The possibility I was having a stroke popped to mind, instantly denied by an ego unwilling to consider such nonsense. Then it popped back as I started wigwagging frantically between terrifying notions of stroke and euphoria of superbrain until I reached a compromise that included both. I could accept stroke by believing it kicked my thoughts into a warp acceleration that left all interactive consciousness behind, as if frozen in perceived time. This understanding came incrementally, with the biggest hurdle my determination to will my body into motion. Brute strength of will is my strongest suit, always has been.
I'd never spent much time on philosophical questions of mind over matter. Although I've always read voraciously everything I could get my hands on, the subject seemed irrelevant, as I rarely had much trouble making matter dance to my tune. It was not easy for me to receive with grace such powerful evidence the tune now was no longer strictly mine, that is a composition of pure ego. Other facets of mind as yet beyond my direct control were part of the orchestration. Apprehensive at first of learning about more of me I yielded with grave caution to the notion I likely would never again be able to will my physical self to motion and that any jumping up and down with joy henceforth could be only virtual.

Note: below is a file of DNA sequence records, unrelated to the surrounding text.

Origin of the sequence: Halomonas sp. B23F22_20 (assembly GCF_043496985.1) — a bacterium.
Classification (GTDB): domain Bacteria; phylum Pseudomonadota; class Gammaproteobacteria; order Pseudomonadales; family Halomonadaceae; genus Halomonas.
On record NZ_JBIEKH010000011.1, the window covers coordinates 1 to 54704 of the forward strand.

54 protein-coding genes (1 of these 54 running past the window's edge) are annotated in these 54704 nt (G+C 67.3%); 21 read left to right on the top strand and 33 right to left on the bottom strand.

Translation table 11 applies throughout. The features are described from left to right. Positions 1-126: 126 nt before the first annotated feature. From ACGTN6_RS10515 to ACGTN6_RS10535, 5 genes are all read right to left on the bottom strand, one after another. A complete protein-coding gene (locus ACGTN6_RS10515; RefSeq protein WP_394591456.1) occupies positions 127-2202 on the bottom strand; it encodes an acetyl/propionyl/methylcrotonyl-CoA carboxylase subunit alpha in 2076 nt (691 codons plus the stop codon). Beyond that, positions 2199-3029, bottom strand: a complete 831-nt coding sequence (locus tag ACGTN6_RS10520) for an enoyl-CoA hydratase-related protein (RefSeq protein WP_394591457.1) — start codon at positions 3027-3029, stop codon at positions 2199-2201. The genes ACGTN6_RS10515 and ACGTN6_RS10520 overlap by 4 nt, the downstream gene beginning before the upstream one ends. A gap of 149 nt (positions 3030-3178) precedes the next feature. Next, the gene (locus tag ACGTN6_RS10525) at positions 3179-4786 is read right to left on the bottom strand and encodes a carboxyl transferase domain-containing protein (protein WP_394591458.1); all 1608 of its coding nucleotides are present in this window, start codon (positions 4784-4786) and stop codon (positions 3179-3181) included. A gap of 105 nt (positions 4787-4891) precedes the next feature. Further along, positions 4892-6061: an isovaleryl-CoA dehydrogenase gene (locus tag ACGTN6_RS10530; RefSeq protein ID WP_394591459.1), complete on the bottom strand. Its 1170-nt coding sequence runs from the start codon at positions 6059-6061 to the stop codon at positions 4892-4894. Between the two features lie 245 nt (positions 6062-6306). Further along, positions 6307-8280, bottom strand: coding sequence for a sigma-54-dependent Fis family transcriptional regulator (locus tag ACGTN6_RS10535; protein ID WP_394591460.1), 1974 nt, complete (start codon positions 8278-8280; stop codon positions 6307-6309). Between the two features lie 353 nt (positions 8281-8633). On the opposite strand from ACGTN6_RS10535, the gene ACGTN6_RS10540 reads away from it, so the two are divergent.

Don't get me wrong. I haven't thrown in the towel on that one. Not by a long shot. Ever the instinctive guerrilla fighter, I had many useful tricks in my tactical bag. I knew when and how to pull back, how to lure adversaries into thinking they'd won, how to wait until I could strike with tactical brilliance and vanquish them. And vanquish them I did, invariably. I permitted no one whom I so much as sensed even vaguely to be a threat to me to escape my wrath alive. I never forgave and never forgot. If there's a way for a powerful mind to will the paralysis out of its body, and I'm still alive, mine will do so. Bet on it--unless it's obvious I'm dead. I'm quite aware this warp acceleration of thought could be my perception alone, undetectable by anyone looking at my inert, cadaverous, drooling octogenarian corpus which might well be aborting its final wheezing gasp. Thus what may seem an eternity to me could have taken place in a microsecond of real time and as you read this my mummified remains might have been on display in Tiananmen Square for decades.